Last week I hopped a plane and flew up to Boston College for the second meeting of the 2022 ACC Academic Leaders Network (ALN) leadership development program. It was good to be traveling again, especially by plane (I love flying!), and I was glad to be in parts of Boston I’d not visited before. Boston College is beautiful, with lots of stone buildings that reminded me somewhat of Hogwarts – erm, I mean Oxford – although there was a fair amount of construction near where we met because hey it’s summer on a college campus!
At our first ALN meeting at Virginia Tech, 70 leaders representing all 15 ACC schools came together to network and learn about our personal leadership styles. This meeting’s focus was on organizational leadership. Our opening session was led by David Quigley, Provost and Dean of Faculties at Boston College, who spoke about the ACC and trends in higher education. He shared interesting demographics about the ACC schools and compared our conference to the other Power 5 conferences: Big Ten, Big 12, Pac-12, & SEC. We are both more diverse in terms of public/private, size, and tuition than the other conferences, and our academic programs rank higher across the board. He touched on how projected enrollment declines in the next 7-10 years will hit unevenly across the ACC from student race & ethnicity to geographic location. Provost Quigley also acknowledged that if SCOTUS strikes down affirmative action in the next term (cases from Harvard and UNC are on the docket for 2022-2023), schools will need to look at other demographics that courts have signaled are OK – e.g., first generation students – to think more creatively about diversifying our student bodies. It was a fascinating, if at times sobering start.
The second and third days focused more on specific aspects of leadership with sessions on fostering meaningful work, how gratitude enhances wellbeing, leading through emergencies, taking worthwhile risks, and intersectionality and understanding others. I took pages of notes; here are my key takeaways:
- meaningful work makes employees feel better and work better, but only 34% of U.S. employees report being actively engaged in their work; that said, it’s hard to define “good work” due to lack of standards
- life stage, not generation, is more important to meaningfulness at work
- there are 6 work orientations identified by Michael Pratt, Boston College: utilitarian, status, passion, kinship, service, and craftsmanship; one’s work orientation can change over time; when recruiting, we need to market opportunities so they will appeal to all orientations
- to find more meaningfulness at work without changing jobs, people can practice job crafting by altering approaches to tasks, relationships, and cognitive engagement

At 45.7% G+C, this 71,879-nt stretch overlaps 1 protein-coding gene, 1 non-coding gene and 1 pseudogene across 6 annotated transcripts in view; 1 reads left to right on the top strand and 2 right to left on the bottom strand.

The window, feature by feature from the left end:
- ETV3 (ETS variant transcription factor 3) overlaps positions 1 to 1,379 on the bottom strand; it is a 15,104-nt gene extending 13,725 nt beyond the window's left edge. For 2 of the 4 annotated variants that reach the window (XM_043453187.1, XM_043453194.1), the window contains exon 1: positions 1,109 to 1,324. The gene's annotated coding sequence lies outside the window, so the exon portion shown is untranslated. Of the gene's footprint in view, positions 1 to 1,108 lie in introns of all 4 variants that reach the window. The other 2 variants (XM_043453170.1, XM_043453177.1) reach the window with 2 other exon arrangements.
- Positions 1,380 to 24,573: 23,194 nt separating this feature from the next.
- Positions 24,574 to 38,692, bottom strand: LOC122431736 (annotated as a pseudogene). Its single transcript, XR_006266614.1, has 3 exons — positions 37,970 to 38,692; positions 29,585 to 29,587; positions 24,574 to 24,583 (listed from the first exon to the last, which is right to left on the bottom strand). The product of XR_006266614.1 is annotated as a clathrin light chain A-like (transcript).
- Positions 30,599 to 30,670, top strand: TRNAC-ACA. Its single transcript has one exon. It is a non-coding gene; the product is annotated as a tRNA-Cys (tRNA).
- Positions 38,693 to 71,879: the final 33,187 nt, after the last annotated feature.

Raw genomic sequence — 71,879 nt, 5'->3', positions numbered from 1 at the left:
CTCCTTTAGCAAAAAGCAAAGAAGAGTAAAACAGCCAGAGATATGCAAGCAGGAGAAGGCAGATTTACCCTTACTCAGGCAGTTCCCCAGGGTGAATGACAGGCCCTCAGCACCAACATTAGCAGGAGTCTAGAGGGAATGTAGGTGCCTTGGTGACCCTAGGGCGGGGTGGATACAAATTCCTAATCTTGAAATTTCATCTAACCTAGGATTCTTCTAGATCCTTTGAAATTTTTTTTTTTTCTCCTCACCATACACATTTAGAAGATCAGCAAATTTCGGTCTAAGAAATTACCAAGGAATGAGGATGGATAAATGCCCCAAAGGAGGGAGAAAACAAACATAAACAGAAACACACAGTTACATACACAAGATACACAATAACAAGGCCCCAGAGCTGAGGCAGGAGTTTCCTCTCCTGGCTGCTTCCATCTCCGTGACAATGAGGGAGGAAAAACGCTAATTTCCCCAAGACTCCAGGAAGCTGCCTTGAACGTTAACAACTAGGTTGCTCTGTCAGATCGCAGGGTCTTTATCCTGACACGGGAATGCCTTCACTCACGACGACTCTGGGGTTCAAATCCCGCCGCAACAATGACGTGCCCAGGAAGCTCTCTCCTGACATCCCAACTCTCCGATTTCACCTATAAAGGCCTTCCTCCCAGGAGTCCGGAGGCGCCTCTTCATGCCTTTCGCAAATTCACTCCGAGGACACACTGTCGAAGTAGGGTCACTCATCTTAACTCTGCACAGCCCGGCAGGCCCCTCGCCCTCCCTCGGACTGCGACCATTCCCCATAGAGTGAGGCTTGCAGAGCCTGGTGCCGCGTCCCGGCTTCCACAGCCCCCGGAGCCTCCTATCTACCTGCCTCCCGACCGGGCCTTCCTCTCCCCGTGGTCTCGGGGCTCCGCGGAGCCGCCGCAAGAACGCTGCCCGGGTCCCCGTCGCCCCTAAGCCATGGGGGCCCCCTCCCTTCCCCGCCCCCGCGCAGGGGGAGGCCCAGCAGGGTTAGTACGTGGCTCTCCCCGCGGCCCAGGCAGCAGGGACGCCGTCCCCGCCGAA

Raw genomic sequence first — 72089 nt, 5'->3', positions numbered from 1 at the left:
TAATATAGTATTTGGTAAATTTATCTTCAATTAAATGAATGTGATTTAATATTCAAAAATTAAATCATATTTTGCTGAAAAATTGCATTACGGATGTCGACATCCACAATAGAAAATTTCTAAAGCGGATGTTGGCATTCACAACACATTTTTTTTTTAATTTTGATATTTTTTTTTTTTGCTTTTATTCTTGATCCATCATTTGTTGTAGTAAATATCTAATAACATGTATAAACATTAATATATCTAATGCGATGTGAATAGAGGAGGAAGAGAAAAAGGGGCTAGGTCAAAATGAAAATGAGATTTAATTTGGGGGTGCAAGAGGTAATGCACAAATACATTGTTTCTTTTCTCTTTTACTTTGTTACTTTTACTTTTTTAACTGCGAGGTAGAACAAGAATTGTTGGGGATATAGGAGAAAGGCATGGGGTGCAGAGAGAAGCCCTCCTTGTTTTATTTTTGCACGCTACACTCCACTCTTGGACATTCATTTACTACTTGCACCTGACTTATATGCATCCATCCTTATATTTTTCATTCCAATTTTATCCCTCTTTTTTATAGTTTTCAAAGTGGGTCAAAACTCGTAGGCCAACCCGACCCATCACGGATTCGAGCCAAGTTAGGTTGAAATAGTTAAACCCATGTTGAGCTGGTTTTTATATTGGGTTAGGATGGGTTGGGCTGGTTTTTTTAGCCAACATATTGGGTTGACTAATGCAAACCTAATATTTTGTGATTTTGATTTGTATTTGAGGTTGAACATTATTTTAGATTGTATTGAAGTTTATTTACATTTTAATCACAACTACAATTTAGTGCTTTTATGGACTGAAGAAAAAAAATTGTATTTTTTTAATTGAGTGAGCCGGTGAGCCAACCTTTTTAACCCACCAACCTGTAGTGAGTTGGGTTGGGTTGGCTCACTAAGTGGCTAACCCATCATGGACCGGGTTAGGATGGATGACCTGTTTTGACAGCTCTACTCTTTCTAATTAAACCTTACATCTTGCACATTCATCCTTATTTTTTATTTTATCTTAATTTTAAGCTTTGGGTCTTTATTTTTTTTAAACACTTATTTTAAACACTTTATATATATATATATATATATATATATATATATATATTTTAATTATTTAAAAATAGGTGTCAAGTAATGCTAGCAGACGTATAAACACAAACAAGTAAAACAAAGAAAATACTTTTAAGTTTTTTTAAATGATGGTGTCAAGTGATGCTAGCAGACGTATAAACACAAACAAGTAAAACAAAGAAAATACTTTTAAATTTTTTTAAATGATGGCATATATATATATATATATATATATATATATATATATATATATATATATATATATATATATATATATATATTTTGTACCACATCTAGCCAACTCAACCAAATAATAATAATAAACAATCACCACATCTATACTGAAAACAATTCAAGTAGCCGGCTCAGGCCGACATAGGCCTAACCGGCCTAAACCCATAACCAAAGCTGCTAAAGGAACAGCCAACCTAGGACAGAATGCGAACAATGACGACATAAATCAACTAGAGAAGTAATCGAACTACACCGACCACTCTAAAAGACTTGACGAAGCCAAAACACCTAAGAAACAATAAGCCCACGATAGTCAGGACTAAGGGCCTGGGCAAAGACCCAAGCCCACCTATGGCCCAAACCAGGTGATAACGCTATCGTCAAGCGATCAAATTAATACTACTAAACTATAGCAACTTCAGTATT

- when dealing with emergencies, put messaging into terms people can understand; e.g., tell students they can’t return to campus post-hurricane evacuation because there’s still 1000 Ford F150s of debris to move (not 12,000 cubic feet, which is too abstract and far less catchy)
- taking risks means being courageous and taking actions that involve choice, risk, and a goal; courage and risk can lead to fear but not always
- what is courageous for me may not be courageous for you
- maintaining a sense of self as leaders requires you to name and reclaim your self; have personal mission and vision to anchor and assess what you do so you know why you say “yes”
- when investigating discriminatory practices, ask questions around the complexities: who are they in the time/place/culture where they’re experiencing discrimination?
- don’t commit the sin of generalizing: one person’s discriminatory experience will not be the same as someone else’s, even in the same setting
- find rituals that allow you to pause and rest
In addition to our sessions, we also had time to work with our cross-institution communities of practice. My community is focused on non-tenure track or fixed term faculty (NTT/FT). We are preparing a report for the ACC that will give a high-level snapshot of NTT/FT at each of our schools – NCSU, Duke, UNC, Miami, Louisville, Syracuse, and Wake – and make a recommendation that all 15 schools conduct a research study to assess NTT/FT job satisfaction and identify best practices for titles, contract lengths, notice & review processes, and governance. It’s been interesting to hear about the range of NTT/FT classifications across schools, and to what level those faculty are and are not able to participate in faculty governance.
All in all it was a good meeting. And I thoroughly enjoyed the Friday afternoon Boston Duck Boat tour that our hosts organized. It was a spectacularly gorgeous day to be out around town and a welcome break after a heady day!